AVMs are abnormal communications between arteries and veins in which the usual intervening capillaries are absent. Though the true incidence of acquired uterine AVM is unknown due to its rarity, it can be a life-threatening cause of vaginal bleeding. Prompt diagnosis and intervention are required to prevent significant morbidity and mortality.
There are several published case reports and reviews for uterine AVM. Recently, Peitsidis et al. [10] reviewed about 91 studies including 85 case reports, and 6 observational studies for uterine AVM. The mean age of the women with uterine AVM was 30 ± 9.1 years, and 96% of the women were premenopausal. Most AVM cases were associated with pregnancy, vaginal bleeding, and dilatation and curettage. In all cases, uterine AVMs were found in the myometrium or endometrium. To our knowledge, this is the first case report of subserosal type uterine AVM, which has a potential risk of spontaneous rupture.
Ultrasound with color Doppler is a good choice for the initial diagnostic tool. In this rare case, ultrasound with color Doppler was helpful to diagnose. AVM and hemangioma have something in common. They are associated with pregnancy, and their main clinical symptom is vaginal bleeding. Localized abnormal vascular spaces in the myometrium and endometrium have been reported in AVM and hemangioma. However, unlike AVM, hemangioma is a kind of venous malformation, and usually show no blood flow by Doppler [11,12].
Because most uterine AVMs manifest in women between the age of 20 and 40 years (childbearing age), and are accompanied by excessive vaginal bleeding, it is difficult to decide on treatment [1]. Uterine artery embolization is now a commonly performed treatment, and considered first-line therapy in patients who wish to preserve fertility [13]. Although embolization for the AVM was performed appropriately in this case, the risk of spontaneous rupture seems to have remained. For successful removal of AVM, preoperative embolization can also be performed to minimize intraoperative blood loss in patients who desire fertility spared.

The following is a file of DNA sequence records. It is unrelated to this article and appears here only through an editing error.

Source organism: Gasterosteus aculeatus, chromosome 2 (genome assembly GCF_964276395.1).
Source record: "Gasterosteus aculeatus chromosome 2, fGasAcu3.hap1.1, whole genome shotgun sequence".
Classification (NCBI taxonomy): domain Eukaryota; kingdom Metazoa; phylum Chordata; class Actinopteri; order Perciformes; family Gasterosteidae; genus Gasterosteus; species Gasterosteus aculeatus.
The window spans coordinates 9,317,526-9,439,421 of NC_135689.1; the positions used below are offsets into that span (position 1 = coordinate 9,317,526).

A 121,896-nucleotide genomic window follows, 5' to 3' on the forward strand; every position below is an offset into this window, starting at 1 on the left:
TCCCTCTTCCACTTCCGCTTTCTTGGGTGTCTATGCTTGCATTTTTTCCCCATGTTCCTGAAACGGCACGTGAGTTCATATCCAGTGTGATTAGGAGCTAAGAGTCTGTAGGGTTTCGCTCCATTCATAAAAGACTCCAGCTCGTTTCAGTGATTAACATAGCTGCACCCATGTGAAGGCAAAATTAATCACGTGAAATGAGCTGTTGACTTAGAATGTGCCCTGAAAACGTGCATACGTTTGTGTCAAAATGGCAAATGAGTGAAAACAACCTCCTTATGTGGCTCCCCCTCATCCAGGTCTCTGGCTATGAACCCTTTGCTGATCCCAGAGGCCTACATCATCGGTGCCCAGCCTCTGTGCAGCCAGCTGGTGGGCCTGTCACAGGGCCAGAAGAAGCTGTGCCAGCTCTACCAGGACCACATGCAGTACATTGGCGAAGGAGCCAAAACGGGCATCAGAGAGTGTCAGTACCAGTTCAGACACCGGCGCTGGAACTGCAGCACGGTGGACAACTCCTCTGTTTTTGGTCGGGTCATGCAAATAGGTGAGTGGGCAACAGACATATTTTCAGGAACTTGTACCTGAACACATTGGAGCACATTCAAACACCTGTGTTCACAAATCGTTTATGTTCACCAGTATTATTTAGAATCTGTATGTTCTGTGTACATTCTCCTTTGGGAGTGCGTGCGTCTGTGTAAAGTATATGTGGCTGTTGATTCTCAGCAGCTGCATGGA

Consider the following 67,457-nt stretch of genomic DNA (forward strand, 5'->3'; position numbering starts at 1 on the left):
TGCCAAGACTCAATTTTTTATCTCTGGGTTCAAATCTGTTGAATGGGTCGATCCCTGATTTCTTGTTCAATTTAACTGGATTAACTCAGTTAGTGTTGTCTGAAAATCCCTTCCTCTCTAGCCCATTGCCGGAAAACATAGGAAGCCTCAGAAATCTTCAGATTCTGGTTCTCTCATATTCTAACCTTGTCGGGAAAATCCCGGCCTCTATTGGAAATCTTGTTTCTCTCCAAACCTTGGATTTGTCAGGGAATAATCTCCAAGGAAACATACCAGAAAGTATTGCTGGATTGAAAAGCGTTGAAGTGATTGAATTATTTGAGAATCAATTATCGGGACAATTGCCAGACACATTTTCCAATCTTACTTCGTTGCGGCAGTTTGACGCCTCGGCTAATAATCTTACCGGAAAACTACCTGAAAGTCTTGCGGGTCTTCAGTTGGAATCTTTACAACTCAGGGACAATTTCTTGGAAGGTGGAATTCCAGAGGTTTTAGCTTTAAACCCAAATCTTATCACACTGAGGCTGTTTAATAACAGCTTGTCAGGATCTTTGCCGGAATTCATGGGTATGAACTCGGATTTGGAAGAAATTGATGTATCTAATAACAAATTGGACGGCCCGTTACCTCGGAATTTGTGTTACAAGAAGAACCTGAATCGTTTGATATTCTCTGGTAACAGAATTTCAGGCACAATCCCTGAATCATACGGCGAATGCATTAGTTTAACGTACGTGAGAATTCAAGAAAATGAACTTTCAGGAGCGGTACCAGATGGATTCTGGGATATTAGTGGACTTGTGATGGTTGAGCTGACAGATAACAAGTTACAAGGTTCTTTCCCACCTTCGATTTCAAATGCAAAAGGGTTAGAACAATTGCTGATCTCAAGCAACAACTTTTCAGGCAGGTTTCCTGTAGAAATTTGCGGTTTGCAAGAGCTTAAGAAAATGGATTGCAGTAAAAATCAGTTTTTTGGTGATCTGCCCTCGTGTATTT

We do not know any of patients with subserosal type uterine AVM in the literature, as reported here. Because this type of uterine AVM has a risk of spontaneous rupture, closer observation is required. We recommend that subserosal type uterine AVM is best treated by surgical removal.


No potential conflict of interest relevant to this article was reported.


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Fig. 1
Sagittal transvaginal gray-scale and color Doppler ultrasonographic images and pelvic angiography. (A) Multiple serpentine anechoic myometrial structures are showed by gray-scale image. (B) Multidirectional high-velocity vascular flow is demonstrated by color Doppler ultrasonographic scan. (C, D) About 1.7×1.7 cm sized anechoic round lesion with high velocity vascular flow (arrowhead) is noted on fundal area of uterus. (E) Abdominal aortogram shows enlarged bilateral uterine arteries and fundal arteriovenous malformation (AVM) (arrow). (F) Left ovarian angiography demonstrates additional supply to the AVM by enlarged, tortuous ovarian artery. (G) Postembolization aortogram for bilateral uterine arteries and left ovarian artery reveal no residual AVM flow.
Fig. 2
Magnetic resonance image of ruptured arteriovenous malformation (AVM), and macroscopic findings by emergency exploratory laparotomy. (A) Axial and (B) sagittal computed tomography scan images demonstrate rupture of cystic lesion on left fundal portion of uterus (arrowhead). Large amount hemoperitoneum is noted in abdominopelvic cavity. (C) About 3×3 cm sized subserosal type AVM is noted on fundus (arrow). (D) The ruptured AVM is removed, and repaired.